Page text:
“One of the things I feel very passionate about is that independent restaurants are in fact a repository of culture for a community. People don’t think about it that way, but I think if you ask anybody what they like about where they live, and what makes where they live special … at some point in that conversation there’s going to be a discussion about restaurants, because that is where culture in a community actually happens. So if we remove all of the independent restaurants and put in chain restaurants … and by the way I’ve developed a lot of respect for chains restaurants, it’s amazing what they do … but it’s not unique, and it doesn’t necessarily reflect the culture of the town. I don’t look at myself as being in the restaurant business. I look at myself as being in the Chapel Hill business. And that’s what makes me want to get up and do it again each day, because we’re the front porch of the town.”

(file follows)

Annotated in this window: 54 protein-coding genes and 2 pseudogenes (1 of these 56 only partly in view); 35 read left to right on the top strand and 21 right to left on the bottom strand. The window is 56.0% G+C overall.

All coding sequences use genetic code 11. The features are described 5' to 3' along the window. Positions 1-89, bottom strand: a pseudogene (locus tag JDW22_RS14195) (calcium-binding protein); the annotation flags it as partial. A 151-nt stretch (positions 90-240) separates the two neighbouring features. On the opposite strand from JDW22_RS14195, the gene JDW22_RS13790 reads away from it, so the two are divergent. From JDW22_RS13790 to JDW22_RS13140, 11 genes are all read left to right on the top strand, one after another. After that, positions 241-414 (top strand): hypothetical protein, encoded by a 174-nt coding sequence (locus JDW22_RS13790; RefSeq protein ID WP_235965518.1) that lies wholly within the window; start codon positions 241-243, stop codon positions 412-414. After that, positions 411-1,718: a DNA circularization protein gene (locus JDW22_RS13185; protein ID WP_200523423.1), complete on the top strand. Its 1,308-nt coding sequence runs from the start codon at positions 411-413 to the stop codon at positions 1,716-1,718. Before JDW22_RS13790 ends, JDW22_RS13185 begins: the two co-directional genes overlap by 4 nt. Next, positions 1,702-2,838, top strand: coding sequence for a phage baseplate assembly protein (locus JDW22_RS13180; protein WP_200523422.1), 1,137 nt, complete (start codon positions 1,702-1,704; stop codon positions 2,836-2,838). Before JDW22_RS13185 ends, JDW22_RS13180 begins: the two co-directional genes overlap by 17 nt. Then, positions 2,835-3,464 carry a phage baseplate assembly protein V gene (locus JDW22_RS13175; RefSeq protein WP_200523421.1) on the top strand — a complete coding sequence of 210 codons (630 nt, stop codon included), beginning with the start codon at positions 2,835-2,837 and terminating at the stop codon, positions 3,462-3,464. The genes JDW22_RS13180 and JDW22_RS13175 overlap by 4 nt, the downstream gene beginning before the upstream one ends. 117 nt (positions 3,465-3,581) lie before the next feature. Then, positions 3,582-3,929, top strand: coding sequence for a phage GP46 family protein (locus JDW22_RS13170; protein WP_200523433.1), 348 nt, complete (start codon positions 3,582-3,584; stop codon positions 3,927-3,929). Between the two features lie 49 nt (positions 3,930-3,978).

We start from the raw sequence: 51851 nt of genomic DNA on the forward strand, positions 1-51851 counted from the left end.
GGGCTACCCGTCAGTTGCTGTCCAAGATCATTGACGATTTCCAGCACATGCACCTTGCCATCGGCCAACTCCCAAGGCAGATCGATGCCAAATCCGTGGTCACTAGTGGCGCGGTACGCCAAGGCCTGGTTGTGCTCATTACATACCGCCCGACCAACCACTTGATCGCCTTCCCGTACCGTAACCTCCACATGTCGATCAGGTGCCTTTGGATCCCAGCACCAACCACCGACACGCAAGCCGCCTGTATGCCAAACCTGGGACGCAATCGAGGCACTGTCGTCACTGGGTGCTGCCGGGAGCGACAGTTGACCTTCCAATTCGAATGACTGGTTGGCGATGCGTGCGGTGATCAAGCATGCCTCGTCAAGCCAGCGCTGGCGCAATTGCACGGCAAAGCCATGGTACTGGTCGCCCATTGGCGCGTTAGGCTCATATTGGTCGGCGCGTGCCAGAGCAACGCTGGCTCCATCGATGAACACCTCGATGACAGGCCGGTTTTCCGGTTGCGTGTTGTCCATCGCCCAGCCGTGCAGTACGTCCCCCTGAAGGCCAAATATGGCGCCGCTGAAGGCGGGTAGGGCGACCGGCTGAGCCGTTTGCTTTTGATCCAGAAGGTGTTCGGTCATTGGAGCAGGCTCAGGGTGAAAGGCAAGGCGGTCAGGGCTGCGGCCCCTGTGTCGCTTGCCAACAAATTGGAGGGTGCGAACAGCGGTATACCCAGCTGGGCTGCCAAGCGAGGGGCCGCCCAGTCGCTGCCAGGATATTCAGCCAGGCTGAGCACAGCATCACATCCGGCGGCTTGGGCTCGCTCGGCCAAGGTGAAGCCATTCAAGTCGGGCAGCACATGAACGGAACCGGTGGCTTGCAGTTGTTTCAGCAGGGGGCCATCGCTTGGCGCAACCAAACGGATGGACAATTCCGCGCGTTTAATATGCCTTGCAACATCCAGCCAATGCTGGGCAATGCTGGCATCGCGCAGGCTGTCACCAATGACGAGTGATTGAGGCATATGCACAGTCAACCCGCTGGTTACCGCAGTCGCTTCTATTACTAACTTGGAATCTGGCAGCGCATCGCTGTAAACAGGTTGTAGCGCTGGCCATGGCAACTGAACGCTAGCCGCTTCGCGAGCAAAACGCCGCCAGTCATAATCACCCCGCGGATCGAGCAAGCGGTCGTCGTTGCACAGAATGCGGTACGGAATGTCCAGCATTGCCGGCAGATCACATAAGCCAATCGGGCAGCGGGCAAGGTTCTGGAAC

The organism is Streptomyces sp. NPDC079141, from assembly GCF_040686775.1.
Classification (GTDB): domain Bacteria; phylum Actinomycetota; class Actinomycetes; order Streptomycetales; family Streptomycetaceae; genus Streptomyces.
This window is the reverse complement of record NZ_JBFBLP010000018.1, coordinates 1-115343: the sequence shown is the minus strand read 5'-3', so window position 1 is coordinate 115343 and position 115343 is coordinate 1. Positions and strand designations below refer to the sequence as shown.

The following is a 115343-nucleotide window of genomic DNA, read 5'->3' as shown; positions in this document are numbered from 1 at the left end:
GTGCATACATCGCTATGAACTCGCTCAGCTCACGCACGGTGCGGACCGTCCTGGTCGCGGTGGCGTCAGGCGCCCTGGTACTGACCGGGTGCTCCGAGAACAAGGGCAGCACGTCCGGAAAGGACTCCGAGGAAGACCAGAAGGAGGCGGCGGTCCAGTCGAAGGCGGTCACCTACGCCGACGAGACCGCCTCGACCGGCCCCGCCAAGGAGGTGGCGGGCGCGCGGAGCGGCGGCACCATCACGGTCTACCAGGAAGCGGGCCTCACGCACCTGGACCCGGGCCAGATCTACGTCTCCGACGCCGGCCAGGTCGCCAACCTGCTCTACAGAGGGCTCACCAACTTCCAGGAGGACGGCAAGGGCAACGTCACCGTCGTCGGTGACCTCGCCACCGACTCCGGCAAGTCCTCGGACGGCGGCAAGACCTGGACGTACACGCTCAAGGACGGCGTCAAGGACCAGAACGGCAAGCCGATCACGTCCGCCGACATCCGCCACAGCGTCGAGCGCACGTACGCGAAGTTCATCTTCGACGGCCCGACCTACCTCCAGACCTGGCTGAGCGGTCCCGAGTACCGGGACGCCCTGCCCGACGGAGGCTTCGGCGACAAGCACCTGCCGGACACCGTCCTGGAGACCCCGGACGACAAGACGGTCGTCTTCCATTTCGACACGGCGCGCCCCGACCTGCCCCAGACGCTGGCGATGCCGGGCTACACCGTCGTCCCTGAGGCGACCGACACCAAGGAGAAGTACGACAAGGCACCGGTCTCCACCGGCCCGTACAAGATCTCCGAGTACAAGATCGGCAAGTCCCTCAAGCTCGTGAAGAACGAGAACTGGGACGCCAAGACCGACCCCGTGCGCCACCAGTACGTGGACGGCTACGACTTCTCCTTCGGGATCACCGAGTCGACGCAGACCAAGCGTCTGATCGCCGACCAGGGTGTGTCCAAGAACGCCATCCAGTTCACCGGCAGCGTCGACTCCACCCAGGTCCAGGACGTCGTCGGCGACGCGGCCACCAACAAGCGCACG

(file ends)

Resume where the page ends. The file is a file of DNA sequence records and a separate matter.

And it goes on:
When Scott said this I immediately knew he was onto something important to share with anybody working with independent restaurants. If you view yourself as doing something much bigger than simply serving food to people who walk through your doors, but rather as being a part of the epicenter of culture for your town, it gives you an entirely different perspective on how meaningful and valuable your work is.